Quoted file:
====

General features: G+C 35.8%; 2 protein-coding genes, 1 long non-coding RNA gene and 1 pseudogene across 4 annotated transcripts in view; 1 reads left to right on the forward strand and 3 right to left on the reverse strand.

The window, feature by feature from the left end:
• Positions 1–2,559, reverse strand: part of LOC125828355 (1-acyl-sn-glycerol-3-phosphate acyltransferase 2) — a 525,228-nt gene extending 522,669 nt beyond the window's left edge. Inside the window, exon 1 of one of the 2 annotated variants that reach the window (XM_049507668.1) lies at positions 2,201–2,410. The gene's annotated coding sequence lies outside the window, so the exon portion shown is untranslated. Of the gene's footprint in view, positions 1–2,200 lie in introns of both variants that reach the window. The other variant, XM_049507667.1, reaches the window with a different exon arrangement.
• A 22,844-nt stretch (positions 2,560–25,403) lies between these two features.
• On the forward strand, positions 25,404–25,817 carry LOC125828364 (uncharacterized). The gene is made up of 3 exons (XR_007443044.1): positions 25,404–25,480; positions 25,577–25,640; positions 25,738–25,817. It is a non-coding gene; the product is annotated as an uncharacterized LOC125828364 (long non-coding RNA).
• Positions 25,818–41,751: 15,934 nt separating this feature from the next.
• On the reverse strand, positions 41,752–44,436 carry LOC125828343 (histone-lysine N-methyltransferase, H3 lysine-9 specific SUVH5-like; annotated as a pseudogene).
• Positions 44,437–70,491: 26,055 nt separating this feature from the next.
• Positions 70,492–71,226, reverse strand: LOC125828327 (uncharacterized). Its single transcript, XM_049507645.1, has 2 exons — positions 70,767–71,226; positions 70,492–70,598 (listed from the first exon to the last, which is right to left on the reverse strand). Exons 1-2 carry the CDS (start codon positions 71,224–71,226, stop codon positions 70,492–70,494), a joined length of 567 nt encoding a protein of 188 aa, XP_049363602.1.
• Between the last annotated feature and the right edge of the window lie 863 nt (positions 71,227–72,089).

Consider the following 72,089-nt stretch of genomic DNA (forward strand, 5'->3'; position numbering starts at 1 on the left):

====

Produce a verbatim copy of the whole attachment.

General features: G+C 35.8%; 2 protein-coding genes, 1 long non-coding RNA gene and 1 pseudogene across 4 annotated transcripts in view; 1 reads left to right on the forward strand and 3 right to left on the reverse strand.

The window, feature by feature from the left end:
• Positions 1–2,559, reverse strand: part of LOC125828355 (1-acyl-sn-glycerol-3-phosphate acyltransferase 2) — a 525,228-nt gene extending 522,669 nt beyond the window's left edge. Inside the window, exon 1 of one of the 2 annotated variants that reach the window (XM_049507668.1) lies at positions 2,201–2,410. The gene's annotated coding sequence lies outside the window, so the exon portion shown is untranslated. Of the gene's footprint in view, positions 1–2,200 lie in introns of both variants that reach the window. The other variant, XM_049507667.1, reaches the window with a different exon arrangement.
• A 22,844-nt stretch (positions 2,560–25,403) lies between these two features.
• On the forward strand, positions 25,404–25,817 carry LOC125828364 (uncharacterized). The gene is made up of 3 exons (XR_007443044.1): positions 25,404–25,480; positions 25,577–25,640; positions 25,738–25,817. It is a non-coding gene; the product is annotated as an uncharacterized LOC125828364 (long non-coding RNA).
• Positions 25,818–41,751: 15,934 nt separating this feature from the next.
• On the reverse strand, positions 41,752–44,436 carry LOC125828343 (histone-lysine N-methyltransferase, H3 lysine-9 specific SUVH5-like; annotated as a pseudogene).
• Positions 44,437–70,491: 26,055 nt separating this feature from the next.
• Positions 70,492–71,226, reverse strand: LOC125828327 (uncharacterized). Its single transcript, XM_049507645.1, has 2 exons — positions 70,767–71,226; positions 70,492–70,598 (listed from the first exon to the last, which is right to left on the reverse strand). Exons 1-2 carry the CDS (start codon positions 71,224–71,226, stop codon positions 70,492–70,494), a joined length of 567 nt encoding a protein of 188 aa, XP_049363602.1.
• Between the last annotated feature and the right edge of the window lie 863 nt (positions 71,227–72,089).

Consider the following 72,089-nt stretch of genomic DNA (forward strand, 5'->3'; position numbering starts at 1 on the left):